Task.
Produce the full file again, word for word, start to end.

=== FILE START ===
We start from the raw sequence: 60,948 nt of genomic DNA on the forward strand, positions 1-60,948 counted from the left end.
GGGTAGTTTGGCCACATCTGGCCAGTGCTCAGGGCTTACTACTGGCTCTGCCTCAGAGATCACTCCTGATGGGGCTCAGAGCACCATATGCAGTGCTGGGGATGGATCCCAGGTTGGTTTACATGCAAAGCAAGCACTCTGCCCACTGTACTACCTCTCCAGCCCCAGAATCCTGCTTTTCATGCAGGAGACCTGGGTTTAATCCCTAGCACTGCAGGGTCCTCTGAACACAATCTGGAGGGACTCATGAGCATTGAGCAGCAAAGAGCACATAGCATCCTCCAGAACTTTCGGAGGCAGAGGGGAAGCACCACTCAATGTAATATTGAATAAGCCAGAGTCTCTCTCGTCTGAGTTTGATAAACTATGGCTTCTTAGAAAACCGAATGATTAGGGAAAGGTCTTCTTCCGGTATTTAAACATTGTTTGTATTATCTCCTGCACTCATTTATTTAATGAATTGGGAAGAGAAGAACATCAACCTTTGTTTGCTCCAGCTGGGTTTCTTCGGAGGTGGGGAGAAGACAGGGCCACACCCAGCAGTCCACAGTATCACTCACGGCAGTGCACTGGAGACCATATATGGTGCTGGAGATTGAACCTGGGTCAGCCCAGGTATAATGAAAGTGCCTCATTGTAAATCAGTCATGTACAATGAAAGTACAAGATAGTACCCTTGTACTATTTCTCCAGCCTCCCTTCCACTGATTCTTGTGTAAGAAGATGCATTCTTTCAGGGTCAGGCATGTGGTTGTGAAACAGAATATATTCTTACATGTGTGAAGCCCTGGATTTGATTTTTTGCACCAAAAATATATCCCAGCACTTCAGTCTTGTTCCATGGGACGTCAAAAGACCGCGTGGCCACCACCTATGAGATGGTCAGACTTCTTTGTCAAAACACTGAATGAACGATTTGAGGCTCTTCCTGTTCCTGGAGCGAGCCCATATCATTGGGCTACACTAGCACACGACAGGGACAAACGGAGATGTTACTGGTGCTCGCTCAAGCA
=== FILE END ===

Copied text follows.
We start from the raw sequence: 60,948 nt of genomic DNA on the forward strand, positions 1-60,948 counted from the left end.
GGGTAGTTTGGCCACATCTGGCCAGTGCTCAGGGCTTACTACTGGCTCTGCCTCAGAGATCACTCCTGATGGGGCTCAGAGCACCATATGCAGTGCTGGGGATGGATCCCAGGTTGGTTTACATGCAAAGCAAGCACTCTGCCCACTGTACTACCTCTCCAGCCCCAGAATCCTGCTTTTCATGCAGGAGACCTGGGTTTAATCCCTAGCACTGCAGGGTCCTCTGAACACAATCTGGAGGGACTCATGAGCATTGAGCAGCAAAGAGCACATAGCATCCTCCAGAACTTTCGGAGGCAGAGGGGAAGCACCACTCAATGTAATATTGAATAAGCCAGAGTCTCTCTCGTCTGAGTTTGATAAACTATGGCTTCTTAGAAAACCGAATGATTAGGGAAAGGTCTTCTTCCGGTATTTAAACATTGTTTGTATTATCTCCTGCACTCATTTATTTAATGAATTGGGAAGAGAAGAACATCAACCTTTGTTTGCTCCAGCTGGGTTTCTTCGGAGGTGGGGAGAAGACAGGGCCACACCCAGCAGTCCACAGTATCACTCACGGCAGTGCACTGGAGACCATATATGGTGCTGGAGATTGAACCTGGGTCAGCCCAGGTATAATGAAAGTGCCTCATTGTAAATCAGTCATGTACAATGAAAGTACAAGATAGTACCCTTGTACTATTTCTCCAGCCTCCCTTCCACTGATTCTTGTGTAAGAAGATGCATTCTTTCAGGGTCAGGCATGTGGTTGTGAAACAGAATATATTCTTACATGTGTGAAGCCCTGGATTTGATTTTTTGCACCAAAAATATATCCCAGCACTTCAGTCTTGTTCCATGGGACGTCAAAAGACCGCGTGGCCACCACCTATGAGATGGTCAGACTTCTTTGTCAAAACACTGAATGAACGATTTGAGGCTCTTCCTGTTCCTGGAGCGAGCCCATATCATTGGGCTACACTAGCACACGACAGGGACAAACGGAGATGTTACTGGTGCTCGCTCAAGCA